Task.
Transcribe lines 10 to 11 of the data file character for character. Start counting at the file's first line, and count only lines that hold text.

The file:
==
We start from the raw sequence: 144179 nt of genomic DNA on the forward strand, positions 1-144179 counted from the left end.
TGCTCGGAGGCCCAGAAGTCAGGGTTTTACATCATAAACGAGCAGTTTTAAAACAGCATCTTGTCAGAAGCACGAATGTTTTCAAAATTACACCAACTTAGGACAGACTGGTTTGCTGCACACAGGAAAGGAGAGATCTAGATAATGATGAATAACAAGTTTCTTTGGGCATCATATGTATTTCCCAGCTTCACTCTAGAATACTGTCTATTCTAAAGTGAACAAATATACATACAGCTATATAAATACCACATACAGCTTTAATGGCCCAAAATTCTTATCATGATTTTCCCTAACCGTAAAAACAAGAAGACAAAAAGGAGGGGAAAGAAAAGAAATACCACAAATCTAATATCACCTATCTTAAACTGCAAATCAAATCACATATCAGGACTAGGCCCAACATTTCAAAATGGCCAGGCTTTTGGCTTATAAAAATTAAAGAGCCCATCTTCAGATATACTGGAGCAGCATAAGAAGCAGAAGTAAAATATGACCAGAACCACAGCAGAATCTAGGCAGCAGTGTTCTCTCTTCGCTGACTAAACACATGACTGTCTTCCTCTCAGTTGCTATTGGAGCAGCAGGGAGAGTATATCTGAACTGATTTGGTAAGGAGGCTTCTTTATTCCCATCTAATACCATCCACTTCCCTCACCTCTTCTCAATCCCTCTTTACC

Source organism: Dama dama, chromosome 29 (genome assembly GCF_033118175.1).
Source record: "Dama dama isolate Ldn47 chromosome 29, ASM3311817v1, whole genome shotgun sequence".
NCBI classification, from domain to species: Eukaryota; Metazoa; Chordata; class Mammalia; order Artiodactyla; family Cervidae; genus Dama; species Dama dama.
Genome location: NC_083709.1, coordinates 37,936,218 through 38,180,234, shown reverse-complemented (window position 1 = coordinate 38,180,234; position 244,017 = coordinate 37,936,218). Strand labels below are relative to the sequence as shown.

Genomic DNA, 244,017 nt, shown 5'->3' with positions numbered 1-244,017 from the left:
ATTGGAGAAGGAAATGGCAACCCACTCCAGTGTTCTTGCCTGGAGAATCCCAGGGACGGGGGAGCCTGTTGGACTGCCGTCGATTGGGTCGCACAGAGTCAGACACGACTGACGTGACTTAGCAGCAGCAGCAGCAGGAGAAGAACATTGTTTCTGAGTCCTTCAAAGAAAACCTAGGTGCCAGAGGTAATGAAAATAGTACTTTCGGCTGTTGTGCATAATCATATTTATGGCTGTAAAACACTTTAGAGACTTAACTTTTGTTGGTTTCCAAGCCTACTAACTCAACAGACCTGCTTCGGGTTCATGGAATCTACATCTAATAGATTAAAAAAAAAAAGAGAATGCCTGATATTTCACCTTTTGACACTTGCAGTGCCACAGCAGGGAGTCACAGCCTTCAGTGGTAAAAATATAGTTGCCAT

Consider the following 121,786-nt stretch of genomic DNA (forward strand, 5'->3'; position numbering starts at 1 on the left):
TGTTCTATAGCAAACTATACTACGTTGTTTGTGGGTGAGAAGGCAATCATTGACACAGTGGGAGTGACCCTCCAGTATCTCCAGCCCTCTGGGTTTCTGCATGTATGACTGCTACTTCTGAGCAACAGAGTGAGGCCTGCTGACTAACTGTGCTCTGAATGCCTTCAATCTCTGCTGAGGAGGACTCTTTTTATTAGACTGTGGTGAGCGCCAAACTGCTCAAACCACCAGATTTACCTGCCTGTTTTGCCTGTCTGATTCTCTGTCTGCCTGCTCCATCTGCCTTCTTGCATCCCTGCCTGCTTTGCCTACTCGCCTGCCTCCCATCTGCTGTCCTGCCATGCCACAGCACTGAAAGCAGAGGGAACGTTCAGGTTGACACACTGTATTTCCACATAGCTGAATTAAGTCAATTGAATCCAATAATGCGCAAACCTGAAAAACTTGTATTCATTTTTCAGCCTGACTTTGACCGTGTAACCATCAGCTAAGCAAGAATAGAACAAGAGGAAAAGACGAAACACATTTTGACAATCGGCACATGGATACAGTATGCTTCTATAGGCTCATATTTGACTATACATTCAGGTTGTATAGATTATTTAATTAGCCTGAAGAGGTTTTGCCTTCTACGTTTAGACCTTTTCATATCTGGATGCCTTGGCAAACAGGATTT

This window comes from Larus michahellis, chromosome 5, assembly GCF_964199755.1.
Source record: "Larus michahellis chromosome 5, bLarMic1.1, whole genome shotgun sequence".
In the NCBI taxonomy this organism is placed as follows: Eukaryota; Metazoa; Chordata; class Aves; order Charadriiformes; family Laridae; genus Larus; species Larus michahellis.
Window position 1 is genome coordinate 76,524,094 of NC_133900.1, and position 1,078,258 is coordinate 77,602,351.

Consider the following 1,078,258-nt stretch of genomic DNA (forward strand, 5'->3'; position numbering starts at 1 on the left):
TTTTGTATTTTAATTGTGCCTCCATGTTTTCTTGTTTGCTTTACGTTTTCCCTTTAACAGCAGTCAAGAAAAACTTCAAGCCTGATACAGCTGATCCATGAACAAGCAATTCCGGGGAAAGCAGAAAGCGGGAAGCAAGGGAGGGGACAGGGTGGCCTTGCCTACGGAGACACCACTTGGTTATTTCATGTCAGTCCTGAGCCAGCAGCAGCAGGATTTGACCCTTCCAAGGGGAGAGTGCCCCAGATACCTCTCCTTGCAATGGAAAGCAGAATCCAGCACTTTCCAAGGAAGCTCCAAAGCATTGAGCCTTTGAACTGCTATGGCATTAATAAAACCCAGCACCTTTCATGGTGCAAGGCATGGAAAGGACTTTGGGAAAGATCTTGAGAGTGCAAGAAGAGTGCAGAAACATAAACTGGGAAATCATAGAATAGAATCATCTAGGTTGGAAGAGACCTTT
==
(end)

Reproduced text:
TGTTCTATAGCAAACTATACTACGTTGTTTGTGGGTGAGAAGGCAATCATTGACACAGTGGGAGTGACCCTCCAGTATCTCCAGCCCTCTGGGTTTCTGCATGTATGACTGCTACTTCTGAGCAACAGAGTGAGGCCTGCTGACTAACTGTGCTCTGAATGCCTTCAATCTCTGCTGAGGAGGACTCTTTTTATTAGACTGTGGTGAGCGCCAAACTGCTCAAACCACCAGATTTACCTGCCTGTTTTGCCTGTCTGATTCTCTGTCTGCCTGCTCCATCTGCCTTCTTGCATCCCTGCCTGCTTTGCCTACTCGCCTGCCTCCCATCTGCTGTCCTGCCATGCCACAGCACTGAAAGCAGAGGGAACGTTCAGGTTGACACACTGTATTTCCACATAGCTGAATTAAGTCAATTGAATCCAATAATGCGCAAACCTGAAAAACTTGTATTCATTTTTCAGCCTGACTTTGACCGTGTAACCATCAGCTAAGCAAGAATAGAACAAGAGGAAAAGACGAAACACATTTTGACAATCGGCACATGGATACAGTATGCTTCTATAGGCTCATATTTGACTATACATTCAGGTTGTATAGATTATTTAATTAGCCTGAAGAGGTTTTGCCTTCTACGTTTAGACCTTTTCATATCTGGATGCCTTGGCAAACAGGATTT

This window comes from Larus michahellis, chromosome 5, assembly GCF_964199755.1.